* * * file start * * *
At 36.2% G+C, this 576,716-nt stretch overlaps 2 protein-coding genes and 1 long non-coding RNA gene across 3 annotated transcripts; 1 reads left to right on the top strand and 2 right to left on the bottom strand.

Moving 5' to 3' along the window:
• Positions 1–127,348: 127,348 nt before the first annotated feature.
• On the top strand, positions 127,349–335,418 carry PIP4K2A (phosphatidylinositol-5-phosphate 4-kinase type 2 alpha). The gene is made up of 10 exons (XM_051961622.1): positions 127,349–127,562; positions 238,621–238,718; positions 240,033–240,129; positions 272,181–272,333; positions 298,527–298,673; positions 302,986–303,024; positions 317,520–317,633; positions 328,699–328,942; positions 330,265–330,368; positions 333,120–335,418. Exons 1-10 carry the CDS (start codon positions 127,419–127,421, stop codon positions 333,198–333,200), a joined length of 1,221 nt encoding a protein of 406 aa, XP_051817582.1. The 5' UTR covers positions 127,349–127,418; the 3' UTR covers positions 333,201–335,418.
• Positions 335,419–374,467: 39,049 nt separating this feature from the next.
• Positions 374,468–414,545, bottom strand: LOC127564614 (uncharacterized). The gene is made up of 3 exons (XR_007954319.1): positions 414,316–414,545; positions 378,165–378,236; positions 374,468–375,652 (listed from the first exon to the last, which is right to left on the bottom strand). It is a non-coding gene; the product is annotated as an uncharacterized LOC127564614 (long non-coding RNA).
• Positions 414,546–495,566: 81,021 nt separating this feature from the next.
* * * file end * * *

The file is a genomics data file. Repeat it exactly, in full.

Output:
At 36.2% G+C, this 576,716-nt stretch overlaps 2 protein-coding genes and 1 long non-coding RNA gene across 3 annotated transcripts; 1 reads left to right on the top strand and 2 right to left on the bottom strand.

Moving 5' to 3' along the window:
• Positions 1–127,348: 127,348 nt before the first annotated feature.
• On the top strand, positions 127,349–335,418 carry PIP4K2A (phosphatidylinositol-5-phosphate 4-kinase type 2 alpha). The gene is made up of 10 exons (XM_051961622.1): positions 127,349–127,562; positions 238,621–238,718; positions 240,033–240,129; positions 272,181–272,333; positions 298,527–298,673; positions 302,986–303,024; positions 317,520–317,633; positions 328,699–328,942; positions 330,265–330,368; positions 333,120–335,418. Exons 1-10 carry the CDS (start codon positions 127,419–127,421, stop codon positions 333,198–333,200), a joined length of 1,221 nt encoding a protein of 406 aa, XP_051817582.1. The 5' UTR covers positions 127,349–127,418; the 3' UTR covers positions 333,201–335,418.
• Positions 335,419–374,467: 39,049 nt separating this feature from the next.
• Positions 374,468–414,545, bottom strand: LOC127564614 (uncharacterized). The gene is made up of 3 exons (XR_007954319.1): positions 414,316–414,545; positions 378,165–378,236; positions 374,468–375,652 (listed from the first exon to the last, which is right to left on the bottom strand). It is a non-coding gene; the product is annotated as an uncharacterized LOC127564614 (long non-coding RNA).
• Positions 414,546–495,566: 81,021 nt separating this feature from the next.